By KIERAN FINNANE
Chief Minister Michael Gunner, in his speech today outlining “The Year Ahead” has put dates on the next steps to be taken in preparing to build a national Indigenous art gallery in Alice Springs, which we reported on last week.
Left: Artwork at the entrance of Te Puia, the Maori arts and crafts institute at Rotorua, NZ. Choice of illustration is ours. Mr Gunner made no reference to it.
He said a consultation group of Aboriginal and other experts will be formed next month.
And a design competition “to realise more than a building, but an architectural symbol of remote Australia” will be launched this year.
Given that the government’s commitment of $50m to the project will not flow until 2020-21, the Alice Springs News Online put questions on Monday to Tourism and Culture Minister Lauren Moss about budget allocations for both these steps, as neither comes cost-free.
In our report Minister Assisting Chansey Paech also spoke of curation starting this year. Again, we asked Minister Moss about a budget allocation for this.
We will report the answers when they come to hand.
Mr Paech aslo referred to a shortlist of government-owned land being made public for community consultation before the end of the financial year. A number of our readers have had suggestions to make (among them the former Melanka’s block although is is not government owned and has a $10m price tag on it). Mr Gunner did not refer to the shortlist.
Following is the text of the Alice Springs section of Mr Gunner’s speech:-
Alice Springs is the beating heart of outback and indigenous Australia.
What a special place, where to step onto the street is to hear half a dozen ancient languages. Where ancient songlines begin, traverse and connect.
I see Alice Springs as Australia’s inland capital, a cultural nucleus, a place every international tourist and every school group from Hobart to Broome must visit to better understand our rich and living Indigenous histories.
This town may be iconic, but growth is stagnant.
The removal of the electorate of Greatorex prior to the election was one of the more obvious consequences of a population not keeping pace.
Less visible is the worry of contractors and tradies at a drying pool of jobs.
Beginning this year our Government will invest in Alice Springs in a way not seen for decades.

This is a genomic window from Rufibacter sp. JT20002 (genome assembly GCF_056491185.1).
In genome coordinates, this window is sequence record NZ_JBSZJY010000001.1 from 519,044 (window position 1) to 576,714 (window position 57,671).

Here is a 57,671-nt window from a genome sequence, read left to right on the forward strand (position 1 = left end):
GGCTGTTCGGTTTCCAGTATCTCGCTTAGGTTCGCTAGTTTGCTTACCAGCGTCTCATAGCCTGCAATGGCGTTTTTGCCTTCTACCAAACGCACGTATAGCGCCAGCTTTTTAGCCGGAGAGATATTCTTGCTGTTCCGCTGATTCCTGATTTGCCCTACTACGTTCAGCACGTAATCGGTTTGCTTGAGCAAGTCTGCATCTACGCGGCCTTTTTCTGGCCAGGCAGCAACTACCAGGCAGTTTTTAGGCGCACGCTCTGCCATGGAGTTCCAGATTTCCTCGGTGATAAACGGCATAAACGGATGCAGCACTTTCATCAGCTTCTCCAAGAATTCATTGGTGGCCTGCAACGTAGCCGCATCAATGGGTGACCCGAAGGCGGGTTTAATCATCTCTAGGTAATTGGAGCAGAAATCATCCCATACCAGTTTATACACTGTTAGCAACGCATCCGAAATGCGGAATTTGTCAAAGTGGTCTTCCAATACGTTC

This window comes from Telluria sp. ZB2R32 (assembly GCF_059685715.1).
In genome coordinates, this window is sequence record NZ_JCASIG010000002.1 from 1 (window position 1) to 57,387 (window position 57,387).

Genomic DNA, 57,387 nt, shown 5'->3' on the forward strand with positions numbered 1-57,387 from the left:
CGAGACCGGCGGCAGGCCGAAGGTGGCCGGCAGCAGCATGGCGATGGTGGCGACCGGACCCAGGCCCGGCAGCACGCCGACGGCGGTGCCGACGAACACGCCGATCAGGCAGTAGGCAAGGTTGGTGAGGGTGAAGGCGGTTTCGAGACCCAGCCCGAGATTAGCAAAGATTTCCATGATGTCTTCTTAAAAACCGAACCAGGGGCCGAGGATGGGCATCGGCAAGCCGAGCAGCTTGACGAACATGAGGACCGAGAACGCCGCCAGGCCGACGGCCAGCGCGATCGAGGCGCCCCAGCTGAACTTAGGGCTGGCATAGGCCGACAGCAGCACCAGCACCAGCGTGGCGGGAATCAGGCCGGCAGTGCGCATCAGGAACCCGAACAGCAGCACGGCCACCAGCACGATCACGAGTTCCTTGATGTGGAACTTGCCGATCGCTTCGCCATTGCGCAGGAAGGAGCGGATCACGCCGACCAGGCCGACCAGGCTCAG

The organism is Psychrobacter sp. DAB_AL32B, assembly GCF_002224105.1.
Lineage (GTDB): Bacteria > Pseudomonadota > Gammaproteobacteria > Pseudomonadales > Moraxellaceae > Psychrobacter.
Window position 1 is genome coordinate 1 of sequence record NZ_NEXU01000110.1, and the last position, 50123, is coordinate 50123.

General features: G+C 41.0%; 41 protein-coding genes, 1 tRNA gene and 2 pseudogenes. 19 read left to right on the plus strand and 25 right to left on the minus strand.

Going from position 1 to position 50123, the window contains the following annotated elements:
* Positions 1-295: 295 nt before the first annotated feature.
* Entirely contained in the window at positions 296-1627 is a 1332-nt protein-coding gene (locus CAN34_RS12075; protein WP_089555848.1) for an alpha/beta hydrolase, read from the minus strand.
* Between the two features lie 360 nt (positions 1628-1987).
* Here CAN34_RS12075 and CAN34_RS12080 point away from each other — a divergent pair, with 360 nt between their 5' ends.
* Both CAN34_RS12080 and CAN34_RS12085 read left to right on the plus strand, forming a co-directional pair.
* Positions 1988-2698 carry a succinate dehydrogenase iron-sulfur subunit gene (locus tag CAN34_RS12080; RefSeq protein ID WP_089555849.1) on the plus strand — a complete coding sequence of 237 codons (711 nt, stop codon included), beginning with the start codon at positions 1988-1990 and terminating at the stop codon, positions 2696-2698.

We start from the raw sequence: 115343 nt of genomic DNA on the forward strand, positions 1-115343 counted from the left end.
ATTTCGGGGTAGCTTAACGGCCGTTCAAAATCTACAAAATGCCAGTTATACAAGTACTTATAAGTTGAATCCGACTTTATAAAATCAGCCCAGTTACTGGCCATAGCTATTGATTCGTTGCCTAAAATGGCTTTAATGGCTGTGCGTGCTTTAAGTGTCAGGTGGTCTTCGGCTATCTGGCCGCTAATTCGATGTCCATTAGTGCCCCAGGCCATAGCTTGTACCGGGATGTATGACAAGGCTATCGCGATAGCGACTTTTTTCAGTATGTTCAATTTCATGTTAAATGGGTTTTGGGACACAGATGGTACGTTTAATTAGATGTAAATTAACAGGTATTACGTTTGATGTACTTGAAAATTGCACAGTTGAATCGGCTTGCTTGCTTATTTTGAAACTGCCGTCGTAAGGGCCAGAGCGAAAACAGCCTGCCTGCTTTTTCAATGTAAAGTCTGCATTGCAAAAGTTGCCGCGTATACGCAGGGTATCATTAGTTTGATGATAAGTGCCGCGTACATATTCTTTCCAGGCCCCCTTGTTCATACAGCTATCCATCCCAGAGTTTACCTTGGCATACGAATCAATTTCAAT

The nationally-significant iconic Indigenous art gallery will be the centrepiece of an Alice Springs revitalisation.
This is about venerating the tens of thousands of years of continuous cultures that came before any white man ever considered a great southern continent.
This is about celebrating the resilience of these cultures.
This is about saying to Aboriginal kids in Alice Springs, and indeed Aboriginal kids across the nation, that what and where you come from is special.
That you are special.
Sydney talked about a such a gallery, Brisbane talked about it, Perth talked about it, the former Territory Government talked about it … We will build it.
The work begins next month when we form a consultation group of Aboriginal and other experts.
This year we will launch a design competition to realise more than a building, but an architectural symbol of remote Australia.
This building will eventually be the beginning of an arts trail linking upgraded or new galleries in Tennant Creek, East Arnhem and Katherine all the way to Darwin and a new CBD museum.
Like in Darwin, the Alice Springs CBD can be so much more.
We must make it more appealing to locals, prospective locals and tourists.
We have begun hearing ideas around creating a central, attractive and welcoming meeting place, where locals and tourists can gather to grab a coffee, a meal, shop and find all the information they need about the region’s tourism offerings.
This may mean creation of more open spaces in the CBD and road re-design. It may mean a park or water and rock features. It will certainly mean showcasing the unique art and cultures of Central Australia.